CULTURE DIGEST: Methodists maintain biblical stance on homosexuality
NASHVILLE, Tenn. (BP) -- The United Methodist Church has opted not to follow other mainline Protestant denominations in a drift toward liberalism on the issue of homosexuality in declining to alter language in a guiding document.
In a vote of about 60 percent to 40 percent May 3, delegates to the General Conference, the denomination's governing body, maintained language in the Book of Discipline characterizing homosexuality as "incompatible with Christian teaching." Methodists prohibit same-sex unions and expect clergy to be celibate if single and monogamous if married.
The number of Methodists in the United States is shrinking while the denomination is growing in African and Asian countries where the church is theologically conservative, the Associated Press said.
Mark Tooley, president of the Institute on Religion and Democracy, credited delegates from Africa, who comprise about 30 percent of the total, with upholding the denomination's official stance.
"Thanks to its global membership, United Methodism uniquely is growing in members and rejecting liberal accommodation of secular Western culture, unlike declining U.S. mainline Protestant denominations," Tooley said.
"Likely to have an African membership majority within a decade or so, United Methodism can anticipate a bright future ahead that is more tied to vibrant global Christianity than to dying liberal Protestantism in America," Tooley said.
At the General Conference, homosexual activists wearing rainbow stoles protested the vote by singing and interrupting the meeting, AP said. Some cried when the tally was announced, and leaders briefly halted the business session because of the protest.
Because the General Conference convenes once every four years, the denomination's stance on homosexuality is not expected to come up again until at least 2016.
GROUPON BOYCOTT GROWS OVER PORNOGRAPHY -- More than 15,000 people have contacted the online coupon company Groupon to cancel their memberships after Morality in Media uncovered Groupon's substantial support of pornography.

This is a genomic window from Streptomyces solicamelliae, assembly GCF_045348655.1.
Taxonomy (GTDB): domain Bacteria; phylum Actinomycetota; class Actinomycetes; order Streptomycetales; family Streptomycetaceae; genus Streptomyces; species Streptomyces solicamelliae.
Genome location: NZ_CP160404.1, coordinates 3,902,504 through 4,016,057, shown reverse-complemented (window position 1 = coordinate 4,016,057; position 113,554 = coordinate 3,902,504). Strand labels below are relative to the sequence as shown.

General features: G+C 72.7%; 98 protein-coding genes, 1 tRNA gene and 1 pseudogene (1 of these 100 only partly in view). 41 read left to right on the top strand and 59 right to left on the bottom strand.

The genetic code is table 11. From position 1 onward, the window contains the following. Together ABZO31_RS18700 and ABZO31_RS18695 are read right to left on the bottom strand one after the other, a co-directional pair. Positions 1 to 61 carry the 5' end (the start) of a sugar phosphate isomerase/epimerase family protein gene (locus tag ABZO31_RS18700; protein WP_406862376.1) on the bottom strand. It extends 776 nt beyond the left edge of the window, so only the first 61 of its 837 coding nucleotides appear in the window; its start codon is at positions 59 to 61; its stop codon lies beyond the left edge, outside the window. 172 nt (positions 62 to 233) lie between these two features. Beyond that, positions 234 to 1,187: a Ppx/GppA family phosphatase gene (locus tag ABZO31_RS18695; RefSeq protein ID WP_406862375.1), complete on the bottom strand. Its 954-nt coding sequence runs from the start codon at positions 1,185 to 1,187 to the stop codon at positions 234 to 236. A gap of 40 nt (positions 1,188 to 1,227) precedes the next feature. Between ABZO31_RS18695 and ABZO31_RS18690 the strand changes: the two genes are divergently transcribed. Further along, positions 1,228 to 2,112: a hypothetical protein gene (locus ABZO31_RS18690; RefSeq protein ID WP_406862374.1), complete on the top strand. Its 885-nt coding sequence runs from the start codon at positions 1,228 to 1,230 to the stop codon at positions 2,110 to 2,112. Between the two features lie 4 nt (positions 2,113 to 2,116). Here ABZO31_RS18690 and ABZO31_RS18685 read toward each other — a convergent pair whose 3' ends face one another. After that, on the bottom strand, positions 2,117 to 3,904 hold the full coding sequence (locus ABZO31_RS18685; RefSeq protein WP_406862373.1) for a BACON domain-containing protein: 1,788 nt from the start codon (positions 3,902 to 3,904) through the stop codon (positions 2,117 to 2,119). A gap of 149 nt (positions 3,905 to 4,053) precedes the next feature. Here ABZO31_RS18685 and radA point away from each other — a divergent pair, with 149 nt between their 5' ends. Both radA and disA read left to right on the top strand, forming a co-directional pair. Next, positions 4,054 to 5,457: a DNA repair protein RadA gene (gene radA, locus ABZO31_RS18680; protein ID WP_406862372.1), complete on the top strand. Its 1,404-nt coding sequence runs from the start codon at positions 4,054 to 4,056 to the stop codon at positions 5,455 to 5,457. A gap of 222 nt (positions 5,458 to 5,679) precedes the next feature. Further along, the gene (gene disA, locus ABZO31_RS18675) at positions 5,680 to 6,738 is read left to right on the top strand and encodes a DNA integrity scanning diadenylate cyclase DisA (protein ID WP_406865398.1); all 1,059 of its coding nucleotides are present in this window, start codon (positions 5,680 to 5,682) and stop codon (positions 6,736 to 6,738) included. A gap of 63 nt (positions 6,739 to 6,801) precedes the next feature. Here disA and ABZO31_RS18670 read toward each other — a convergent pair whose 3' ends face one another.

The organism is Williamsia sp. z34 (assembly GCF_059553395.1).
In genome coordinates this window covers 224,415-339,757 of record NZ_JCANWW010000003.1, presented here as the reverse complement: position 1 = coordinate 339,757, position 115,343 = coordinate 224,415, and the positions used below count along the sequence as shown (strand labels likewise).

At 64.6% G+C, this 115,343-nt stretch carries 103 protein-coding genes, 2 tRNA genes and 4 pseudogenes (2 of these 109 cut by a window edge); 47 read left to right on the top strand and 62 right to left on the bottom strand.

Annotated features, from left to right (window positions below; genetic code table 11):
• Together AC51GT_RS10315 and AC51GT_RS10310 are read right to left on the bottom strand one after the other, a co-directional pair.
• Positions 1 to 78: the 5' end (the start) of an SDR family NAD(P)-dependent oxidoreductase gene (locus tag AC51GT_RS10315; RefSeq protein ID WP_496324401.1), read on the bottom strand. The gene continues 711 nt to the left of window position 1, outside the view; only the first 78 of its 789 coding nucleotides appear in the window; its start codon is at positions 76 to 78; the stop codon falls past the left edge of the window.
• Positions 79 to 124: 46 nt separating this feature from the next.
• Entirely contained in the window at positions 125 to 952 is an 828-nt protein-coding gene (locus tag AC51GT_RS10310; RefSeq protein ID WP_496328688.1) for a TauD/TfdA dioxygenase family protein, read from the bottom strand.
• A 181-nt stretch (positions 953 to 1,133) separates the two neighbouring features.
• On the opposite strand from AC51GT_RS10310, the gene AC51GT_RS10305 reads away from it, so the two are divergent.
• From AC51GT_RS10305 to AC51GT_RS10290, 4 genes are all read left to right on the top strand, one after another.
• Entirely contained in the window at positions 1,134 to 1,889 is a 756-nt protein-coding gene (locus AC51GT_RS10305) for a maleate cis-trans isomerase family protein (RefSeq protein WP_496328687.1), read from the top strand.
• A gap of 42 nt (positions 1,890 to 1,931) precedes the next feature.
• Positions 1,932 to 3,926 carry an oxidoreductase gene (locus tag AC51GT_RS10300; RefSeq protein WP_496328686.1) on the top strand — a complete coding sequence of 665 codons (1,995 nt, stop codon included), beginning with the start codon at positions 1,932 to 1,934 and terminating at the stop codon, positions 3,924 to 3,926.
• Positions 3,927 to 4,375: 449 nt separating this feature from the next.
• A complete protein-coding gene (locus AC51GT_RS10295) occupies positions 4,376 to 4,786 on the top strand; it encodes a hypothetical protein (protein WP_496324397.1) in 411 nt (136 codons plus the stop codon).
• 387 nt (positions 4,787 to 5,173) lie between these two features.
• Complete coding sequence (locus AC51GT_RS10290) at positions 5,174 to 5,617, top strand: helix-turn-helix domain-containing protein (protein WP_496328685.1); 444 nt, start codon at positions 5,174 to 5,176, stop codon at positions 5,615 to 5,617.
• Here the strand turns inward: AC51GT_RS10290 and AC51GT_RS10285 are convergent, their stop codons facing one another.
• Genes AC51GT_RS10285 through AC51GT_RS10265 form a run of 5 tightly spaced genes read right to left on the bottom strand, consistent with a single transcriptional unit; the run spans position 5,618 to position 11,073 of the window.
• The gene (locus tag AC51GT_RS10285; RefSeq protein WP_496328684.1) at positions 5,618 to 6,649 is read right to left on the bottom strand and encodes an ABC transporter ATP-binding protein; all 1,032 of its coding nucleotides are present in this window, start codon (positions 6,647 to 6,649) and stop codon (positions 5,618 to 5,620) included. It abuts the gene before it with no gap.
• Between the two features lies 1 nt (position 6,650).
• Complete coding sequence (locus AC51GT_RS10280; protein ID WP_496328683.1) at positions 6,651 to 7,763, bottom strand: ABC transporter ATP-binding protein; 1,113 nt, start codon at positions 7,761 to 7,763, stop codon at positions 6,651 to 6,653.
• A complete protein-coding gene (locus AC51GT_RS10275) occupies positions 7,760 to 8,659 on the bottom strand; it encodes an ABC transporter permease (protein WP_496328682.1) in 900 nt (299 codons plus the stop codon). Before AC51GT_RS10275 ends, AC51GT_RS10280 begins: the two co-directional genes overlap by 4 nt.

Groupon offered discounts on tours of a pornography studio in San Francisco, and after a boycott was launched in April, Groupon supported an event at the Playboy mansion, Morality in Media said. Advertisements related to those two offers "have now been wiped from the company's site though expired coupons for other businesses are still on the site."
"Until Groupon announces that it will no more support sexually exploitive businesses, the boycott will grow," Dawn Hawkins, executive director of Morality in Media, said.
When Groupon was confronted about its support of a pornography studio, the company responded, "This business has proven to be a responsible member of their community and the tour offered in this deal is historical and informational in nature."
A "Boycott Groupon" page has been set up, and supporters may email Groupon executives and call on them to "reject partnership with businesses that glamorize the exploitation and abuse of women," Morality in Media said. For more information, visit pornharms.com.
KOREANS FIND BABY FLESH IN PILLS -- South Korean customs authorities have found in luggage and mail during the last nine months more than 17,000 pills filled with the ground-up flesh of unborn and stillborn babies.
The gruesome trade originates in China, where some healthcare providers are informing medical groups when babies are aborted or delivered dead, according to the Daily Mail. The babies' corpses are dried in medical microwaves, then ground into power and placed with herbs in capsules, the British newspaper reported. Tests on the pills showed they consisted of 99.7 percent human remains, according to a San Francisco Times report cited by the Daily Mail.
Some of the babies whose bodies were used in the pills may have come from China's "dying rooms," where children are left to die by parents who already have a child, the newspaper said, citing some unnamed reports. China has a coercive population control program, known as the one-child policy, that has produced a regime of forced abortion and sterilization, as well as reports of infanticide.
The capsules are considered to have medicinal powers, according to various reports, including the enhancement of sexual performance.
Ethnic Koreans who are from northeast China but now live in South Korea were the primary smugglers of the pills, a customs officer told the Daily Mail.
"Welcome to the brave new world," pro-life lawyer Kristi Burton Brown wrote on Live Action's website. "A world where even aborted babies do not go to waste. A world where murdered innocents are not allowed to rest in peace. A world where the money made off abortion simply isn't enough anymore. A world where monetary profits reign, and human beings literally kill and consume one another. Welcome to the world abortion has created."